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My homepage this morning shared with me the breaking news that Chris Pratt and Anna Faris have separated.
I’m not devastated about this in any form or fashion, but it does make me sad because pretty much anytime someone breaks up, you know there are hurting hearts, and that’s a sad thing.
They were pretty cute together, I confess. At least, with the extremely limited amount of voyeurism I allowed myself. They had some sweet and silly instagram stuff going on, and there are some clips from late shows where they confess their affection. They were cute and I liked that because I like seeing people in love.
But moreover, I’m sad for the couples that find it so crucial to put up their couple-y front for the world yet feel so distant inbetween the selfies. And that’s a hard thing with social media, because who wants to see how the sausage is made?
As I get older – and I’m only 38 – the more and more I realize the true catalyst for the divorce in my first marriage: neither of us tried very hard. Now, in the end, I think we both tried as hard as each of us were capable to try to save it. But there wasn’t a whole lot of effort from the first day till the shit hit the fan seven years later. I think we coasted thru a great many days and months and years, clinging to vows and early twinges of high school crush emotionality. We didn’t seem to care too much how the other’s day was, and we stopped learning about each other pretty early on. There was a lot of assuming going on, the greatest assumption being: we’re-in-this-for-the-long-haul-so-therefore-we-will-always-be-present-and-by-being-present-I-mean-physically-being-here-but-maybe-not-a-whole-lot-else.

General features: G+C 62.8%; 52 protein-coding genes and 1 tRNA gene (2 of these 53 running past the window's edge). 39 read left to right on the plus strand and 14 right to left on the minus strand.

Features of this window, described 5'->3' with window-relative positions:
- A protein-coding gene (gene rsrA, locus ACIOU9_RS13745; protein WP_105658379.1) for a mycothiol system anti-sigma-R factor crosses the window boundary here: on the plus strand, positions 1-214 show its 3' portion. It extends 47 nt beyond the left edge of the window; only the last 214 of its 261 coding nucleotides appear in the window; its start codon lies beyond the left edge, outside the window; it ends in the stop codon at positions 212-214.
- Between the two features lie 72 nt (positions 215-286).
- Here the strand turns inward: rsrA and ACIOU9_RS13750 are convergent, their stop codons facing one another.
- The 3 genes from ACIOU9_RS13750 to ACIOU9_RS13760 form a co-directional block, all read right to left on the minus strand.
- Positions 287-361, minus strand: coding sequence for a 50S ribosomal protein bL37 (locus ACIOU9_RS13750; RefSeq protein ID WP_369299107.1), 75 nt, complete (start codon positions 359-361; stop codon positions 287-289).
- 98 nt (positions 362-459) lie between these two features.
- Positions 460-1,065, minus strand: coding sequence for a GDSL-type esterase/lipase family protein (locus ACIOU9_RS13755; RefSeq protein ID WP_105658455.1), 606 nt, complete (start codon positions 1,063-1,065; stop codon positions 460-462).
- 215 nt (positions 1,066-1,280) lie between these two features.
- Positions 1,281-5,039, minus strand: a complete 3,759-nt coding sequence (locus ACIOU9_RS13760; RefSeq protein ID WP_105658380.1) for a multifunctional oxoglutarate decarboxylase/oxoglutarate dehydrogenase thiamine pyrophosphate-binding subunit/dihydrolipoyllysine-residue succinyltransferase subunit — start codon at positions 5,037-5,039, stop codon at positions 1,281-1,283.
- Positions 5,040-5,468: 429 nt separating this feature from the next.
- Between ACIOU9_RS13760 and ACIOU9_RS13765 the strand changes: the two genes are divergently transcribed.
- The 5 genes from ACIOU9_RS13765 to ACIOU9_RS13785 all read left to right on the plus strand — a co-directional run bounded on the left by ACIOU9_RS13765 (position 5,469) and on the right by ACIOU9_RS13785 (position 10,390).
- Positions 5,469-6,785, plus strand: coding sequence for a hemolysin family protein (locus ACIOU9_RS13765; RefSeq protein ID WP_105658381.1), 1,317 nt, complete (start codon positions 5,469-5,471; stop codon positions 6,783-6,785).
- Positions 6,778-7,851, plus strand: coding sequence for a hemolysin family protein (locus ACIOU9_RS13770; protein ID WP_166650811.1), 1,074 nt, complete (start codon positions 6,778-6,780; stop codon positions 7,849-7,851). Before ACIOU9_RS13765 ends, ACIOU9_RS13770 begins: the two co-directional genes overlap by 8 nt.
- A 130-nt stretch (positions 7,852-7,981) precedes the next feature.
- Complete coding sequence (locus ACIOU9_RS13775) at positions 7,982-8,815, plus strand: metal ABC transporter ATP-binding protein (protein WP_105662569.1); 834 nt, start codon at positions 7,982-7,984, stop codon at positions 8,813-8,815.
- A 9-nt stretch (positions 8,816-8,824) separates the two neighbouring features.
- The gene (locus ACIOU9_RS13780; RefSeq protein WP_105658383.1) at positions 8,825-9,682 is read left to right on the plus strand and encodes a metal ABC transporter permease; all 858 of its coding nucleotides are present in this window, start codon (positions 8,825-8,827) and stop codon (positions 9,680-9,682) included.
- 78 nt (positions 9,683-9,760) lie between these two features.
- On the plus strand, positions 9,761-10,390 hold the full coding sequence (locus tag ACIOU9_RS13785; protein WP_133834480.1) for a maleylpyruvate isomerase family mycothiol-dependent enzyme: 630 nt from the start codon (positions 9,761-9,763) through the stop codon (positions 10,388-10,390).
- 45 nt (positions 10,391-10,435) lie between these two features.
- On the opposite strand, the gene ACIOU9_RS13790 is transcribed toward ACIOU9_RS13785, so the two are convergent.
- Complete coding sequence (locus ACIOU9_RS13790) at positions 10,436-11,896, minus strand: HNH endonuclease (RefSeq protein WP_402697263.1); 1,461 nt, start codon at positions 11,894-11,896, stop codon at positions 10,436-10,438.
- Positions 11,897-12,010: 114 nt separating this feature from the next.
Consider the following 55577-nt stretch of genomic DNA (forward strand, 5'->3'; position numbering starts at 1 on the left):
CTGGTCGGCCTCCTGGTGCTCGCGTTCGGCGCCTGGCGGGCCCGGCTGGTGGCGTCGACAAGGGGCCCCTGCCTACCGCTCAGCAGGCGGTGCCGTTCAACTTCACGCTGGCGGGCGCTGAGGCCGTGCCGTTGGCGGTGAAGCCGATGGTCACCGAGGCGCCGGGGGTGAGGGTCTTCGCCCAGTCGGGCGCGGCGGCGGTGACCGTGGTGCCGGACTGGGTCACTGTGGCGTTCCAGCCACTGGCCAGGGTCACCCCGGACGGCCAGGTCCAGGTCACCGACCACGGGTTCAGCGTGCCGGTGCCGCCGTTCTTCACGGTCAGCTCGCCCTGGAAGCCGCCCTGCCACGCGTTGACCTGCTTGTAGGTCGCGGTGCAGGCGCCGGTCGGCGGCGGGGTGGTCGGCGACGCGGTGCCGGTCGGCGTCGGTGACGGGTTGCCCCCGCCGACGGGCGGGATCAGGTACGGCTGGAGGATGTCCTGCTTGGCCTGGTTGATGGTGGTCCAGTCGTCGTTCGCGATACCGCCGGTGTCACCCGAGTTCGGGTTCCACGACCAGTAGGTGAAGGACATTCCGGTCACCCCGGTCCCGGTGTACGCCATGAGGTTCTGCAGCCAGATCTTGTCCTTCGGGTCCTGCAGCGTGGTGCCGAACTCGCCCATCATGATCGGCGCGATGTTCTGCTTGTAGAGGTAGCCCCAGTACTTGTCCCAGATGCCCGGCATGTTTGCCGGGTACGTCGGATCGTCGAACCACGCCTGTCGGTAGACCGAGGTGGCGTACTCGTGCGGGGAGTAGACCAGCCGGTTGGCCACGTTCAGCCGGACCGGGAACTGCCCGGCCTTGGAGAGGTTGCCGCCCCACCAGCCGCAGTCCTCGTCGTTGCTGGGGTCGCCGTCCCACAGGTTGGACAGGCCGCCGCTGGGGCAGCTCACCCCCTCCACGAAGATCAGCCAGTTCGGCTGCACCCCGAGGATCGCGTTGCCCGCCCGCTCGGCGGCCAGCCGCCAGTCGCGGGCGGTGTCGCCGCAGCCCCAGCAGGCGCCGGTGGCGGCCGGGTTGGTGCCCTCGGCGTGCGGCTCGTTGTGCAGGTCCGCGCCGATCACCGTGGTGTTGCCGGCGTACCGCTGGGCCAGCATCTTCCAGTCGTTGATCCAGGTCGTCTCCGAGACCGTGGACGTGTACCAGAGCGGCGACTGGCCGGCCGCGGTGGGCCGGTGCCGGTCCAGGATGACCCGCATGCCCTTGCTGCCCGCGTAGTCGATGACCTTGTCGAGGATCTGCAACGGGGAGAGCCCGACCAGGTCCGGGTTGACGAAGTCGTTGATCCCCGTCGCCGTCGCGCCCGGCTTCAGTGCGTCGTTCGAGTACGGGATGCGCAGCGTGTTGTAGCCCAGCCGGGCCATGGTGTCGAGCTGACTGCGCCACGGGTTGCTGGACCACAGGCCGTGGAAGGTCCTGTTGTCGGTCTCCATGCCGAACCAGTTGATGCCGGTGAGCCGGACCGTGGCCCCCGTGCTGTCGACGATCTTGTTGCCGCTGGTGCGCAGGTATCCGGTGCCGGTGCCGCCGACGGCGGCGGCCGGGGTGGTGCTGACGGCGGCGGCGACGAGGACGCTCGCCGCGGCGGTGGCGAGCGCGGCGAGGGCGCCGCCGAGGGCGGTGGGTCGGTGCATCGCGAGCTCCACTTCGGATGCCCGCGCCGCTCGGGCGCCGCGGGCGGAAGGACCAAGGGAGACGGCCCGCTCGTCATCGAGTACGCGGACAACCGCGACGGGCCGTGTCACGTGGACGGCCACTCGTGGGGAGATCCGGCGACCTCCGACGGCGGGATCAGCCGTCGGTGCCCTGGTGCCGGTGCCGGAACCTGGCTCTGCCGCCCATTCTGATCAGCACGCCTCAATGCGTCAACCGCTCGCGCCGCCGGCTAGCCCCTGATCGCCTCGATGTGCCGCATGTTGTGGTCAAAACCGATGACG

There was a lot of co-existing going on. At least, that’s what I think. Someone else may think otherwise.
I think this is pretty common.
‘Cause life, I guess.
Recently I met up with a long-lost friend for coffee. He’s going thru a divorce because he was done with co-existing. He asked me how married life is the second time around. And here’s what I said (literally):
<quiet some more>
It’s….uh….it’s alright, I guess. I mean, it’s good – you know. But it’s hard. My god, marriage is such hard work.
I never worked at it before, you know? Which is probably why it’s extra hard now because I definitely don’t want that to happen again. But I could feel myself starting to get a little lazy in my caring and my interest, and that’s dangerous. I don’t want to co-exist. I want to know and be known. And my god, that’s hard. It requires so much more time and attention than I ever thought possible. And it’s not like I don’t like the work (although sometimes I wish there wasn’t so much of it), but it can get a little exhausting.
But it’s worth it.
I chose wisely this time. Alex is a good partner for me, and I’m glad we chose each other. And everyday I choose to choose him, if that makes sense.
We laughed at my struggle to answer the question.
I also think there are lots of couples who work very hard and are like ships sailing past one another in the night and it just doesn’t work – I think this happens too.
But more often than not, I think our level of interest in our partner wanes, and House of Cards is our way of being together (which is really just being next to eachother, if you get what I mean), and we go thru the motions but the heartfelt connections are few and far between.
The inquisitiveness stops. The learning dissipates. And the distance grows, which is just the loveliest space for resentment to take root.
So good luck to Chris and Ana as they figure out their way.
In the meantime, I’ve got my sausage machine and my sous chef. It ain’t pretty, but for the most part, it’s fun.
I think I’ll keep him.